Heraclitus seems to contradict himself on whether there is a God. The Logos is not God as such, and in some statements he sees the universe as a kind of self-perpetuating mechanism which “...has not been made by any god or man, but it always has been, is, and will be – an ever-living fire, kindling itself by regular measures and going out by regular measures.” Yet elsewhere, he clearly says that there is a divine mind with an intelligent purpose, in contrast to the blindness of man:
“Man is not rational; only what encompasses him is intelligent.”
Yet it is possible to know, or at least be aware of, “the intelligence by which all things are steered through all things”. There is a ‘hidden harmony’ in the universe, hidden because all our names which might approximate it: God, Zeus, Logos etc, are our conceptions, when the essential unity is beyond words and concepts. Of the average person, Heraclitus writes, “They pray to images, much as if they should talk to houses; for they do not know the nature of gods...” The only thing stopping us from awareness of this hidden harmony is our incredulity. Our minds are so fixed on the material, that we take this relative level of reality to be everything; yet there is an absolute reality that awaits our appreciation.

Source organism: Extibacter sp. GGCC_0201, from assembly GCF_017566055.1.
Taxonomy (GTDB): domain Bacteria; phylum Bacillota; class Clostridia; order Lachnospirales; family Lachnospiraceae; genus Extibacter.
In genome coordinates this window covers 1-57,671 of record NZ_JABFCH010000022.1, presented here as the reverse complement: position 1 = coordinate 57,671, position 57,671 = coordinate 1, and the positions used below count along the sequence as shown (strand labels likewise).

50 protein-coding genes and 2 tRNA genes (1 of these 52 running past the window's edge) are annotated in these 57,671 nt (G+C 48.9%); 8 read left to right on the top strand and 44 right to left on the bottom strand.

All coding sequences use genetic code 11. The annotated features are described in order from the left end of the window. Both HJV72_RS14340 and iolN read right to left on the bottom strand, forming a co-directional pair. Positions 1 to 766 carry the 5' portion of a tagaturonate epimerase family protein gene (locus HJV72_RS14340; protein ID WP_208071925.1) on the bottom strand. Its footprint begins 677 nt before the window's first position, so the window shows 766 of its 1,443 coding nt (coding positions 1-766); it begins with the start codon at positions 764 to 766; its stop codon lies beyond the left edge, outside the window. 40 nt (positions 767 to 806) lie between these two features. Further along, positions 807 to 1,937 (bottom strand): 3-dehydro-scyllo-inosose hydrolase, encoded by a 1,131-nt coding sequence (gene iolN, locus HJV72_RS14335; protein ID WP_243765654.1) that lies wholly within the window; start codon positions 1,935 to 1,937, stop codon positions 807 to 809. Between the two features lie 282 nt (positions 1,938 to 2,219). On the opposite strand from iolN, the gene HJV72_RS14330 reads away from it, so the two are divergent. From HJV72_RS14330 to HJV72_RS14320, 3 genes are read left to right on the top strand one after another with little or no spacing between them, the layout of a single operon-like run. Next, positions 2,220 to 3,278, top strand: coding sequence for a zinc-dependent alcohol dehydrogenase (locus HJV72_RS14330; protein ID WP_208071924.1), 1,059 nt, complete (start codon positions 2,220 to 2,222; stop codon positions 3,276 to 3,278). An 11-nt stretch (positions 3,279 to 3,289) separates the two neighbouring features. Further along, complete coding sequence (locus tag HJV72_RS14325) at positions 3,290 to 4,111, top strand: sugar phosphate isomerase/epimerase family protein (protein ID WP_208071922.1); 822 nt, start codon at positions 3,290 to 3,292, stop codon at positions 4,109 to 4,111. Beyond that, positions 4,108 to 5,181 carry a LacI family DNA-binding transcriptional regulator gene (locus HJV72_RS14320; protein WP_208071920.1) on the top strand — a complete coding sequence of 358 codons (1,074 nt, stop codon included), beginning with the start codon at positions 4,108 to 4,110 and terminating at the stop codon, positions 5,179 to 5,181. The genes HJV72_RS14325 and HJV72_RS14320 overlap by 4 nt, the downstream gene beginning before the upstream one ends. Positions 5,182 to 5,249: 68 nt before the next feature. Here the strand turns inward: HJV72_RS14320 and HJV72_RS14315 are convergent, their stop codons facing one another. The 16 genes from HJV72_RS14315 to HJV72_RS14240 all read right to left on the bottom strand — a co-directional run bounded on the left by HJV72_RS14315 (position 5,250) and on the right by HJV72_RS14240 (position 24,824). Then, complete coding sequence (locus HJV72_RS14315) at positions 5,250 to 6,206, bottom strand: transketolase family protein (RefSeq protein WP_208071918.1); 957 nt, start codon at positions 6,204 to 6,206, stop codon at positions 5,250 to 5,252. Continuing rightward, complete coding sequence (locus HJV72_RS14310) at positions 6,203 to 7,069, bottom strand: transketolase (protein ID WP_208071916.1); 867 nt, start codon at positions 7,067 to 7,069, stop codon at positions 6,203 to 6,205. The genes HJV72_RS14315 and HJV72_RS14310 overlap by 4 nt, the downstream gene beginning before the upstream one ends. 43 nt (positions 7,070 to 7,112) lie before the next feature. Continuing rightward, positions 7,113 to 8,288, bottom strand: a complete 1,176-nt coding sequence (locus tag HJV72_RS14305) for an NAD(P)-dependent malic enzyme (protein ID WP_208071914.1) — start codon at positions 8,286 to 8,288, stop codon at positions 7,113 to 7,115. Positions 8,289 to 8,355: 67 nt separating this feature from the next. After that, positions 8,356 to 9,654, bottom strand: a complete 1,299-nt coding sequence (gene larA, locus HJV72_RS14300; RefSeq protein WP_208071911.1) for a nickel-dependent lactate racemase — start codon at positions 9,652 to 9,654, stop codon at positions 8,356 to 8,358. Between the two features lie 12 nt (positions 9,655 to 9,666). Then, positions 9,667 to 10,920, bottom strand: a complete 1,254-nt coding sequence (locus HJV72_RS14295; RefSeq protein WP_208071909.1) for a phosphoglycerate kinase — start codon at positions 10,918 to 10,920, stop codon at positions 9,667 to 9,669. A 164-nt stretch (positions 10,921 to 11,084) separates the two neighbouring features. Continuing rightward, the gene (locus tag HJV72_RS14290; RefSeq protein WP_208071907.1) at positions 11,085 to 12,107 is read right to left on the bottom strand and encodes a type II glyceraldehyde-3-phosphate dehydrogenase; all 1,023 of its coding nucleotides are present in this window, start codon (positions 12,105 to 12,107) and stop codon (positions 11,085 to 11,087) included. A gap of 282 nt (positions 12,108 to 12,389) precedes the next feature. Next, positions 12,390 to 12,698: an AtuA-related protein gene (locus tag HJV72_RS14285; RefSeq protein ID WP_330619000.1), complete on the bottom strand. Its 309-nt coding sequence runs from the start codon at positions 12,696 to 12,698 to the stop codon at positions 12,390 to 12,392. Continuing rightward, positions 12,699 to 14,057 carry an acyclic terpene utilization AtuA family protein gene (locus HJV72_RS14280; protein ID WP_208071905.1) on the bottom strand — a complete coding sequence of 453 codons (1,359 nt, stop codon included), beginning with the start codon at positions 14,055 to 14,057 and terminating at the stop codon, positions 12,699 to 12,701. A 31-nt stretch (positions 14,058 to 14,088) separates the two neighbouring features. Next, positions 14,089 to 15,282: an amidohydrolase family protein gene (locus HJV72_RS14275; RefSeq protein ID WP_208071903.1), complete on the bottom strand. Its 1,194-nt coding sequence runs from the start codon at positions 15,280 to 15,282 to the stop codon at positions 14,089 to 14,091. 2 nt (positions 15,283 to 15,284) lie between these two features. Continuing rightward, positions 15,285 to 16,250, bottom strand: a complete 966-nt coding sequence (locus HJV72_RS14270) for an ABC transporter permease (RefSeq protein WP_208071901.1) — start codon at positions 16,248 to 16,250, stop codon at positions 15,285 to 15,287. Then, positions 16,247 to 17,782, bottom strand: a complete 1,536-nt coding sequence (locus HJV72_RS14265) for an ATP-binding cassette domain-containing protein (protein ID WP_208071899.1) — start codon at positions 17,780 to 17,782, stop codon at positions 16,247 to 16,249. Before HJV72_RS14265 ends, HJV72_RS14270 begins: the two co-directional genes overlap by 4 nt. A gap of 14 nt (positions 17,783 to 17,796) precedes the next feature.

Heraclitus’ statement that “all things come to pass through the compulsion of strife” can be read to mean that the world is simply chaos, or that chance determines everything. This is certainly how most humans may experience it. Indeed, Heraclitus seems to offer only a dark view of humankind in which people are largely blind, and perpetuate this blindness by reproducing.
Is there a way out? There is something that is beyond the cycle of birth, suffering and death, and it is this hidden harmony (call it Logos, God, Mind, Tao). Only in sensing it and appreciating it can we put human life into some perspective. The greatest suffering comes from believing something ephemeral to be solid and permanent. Only in accepting the flux for what it is do we give ourselves the space to see what never changes, what is timeless.
Source: Philosophy Classics: Thinking, Being, Acting, Seeing, Profound Insights and Powerful Thinking from Fifty Key Books by Tom Butler-Bowdon (London & Boston: Nicholas Brealey).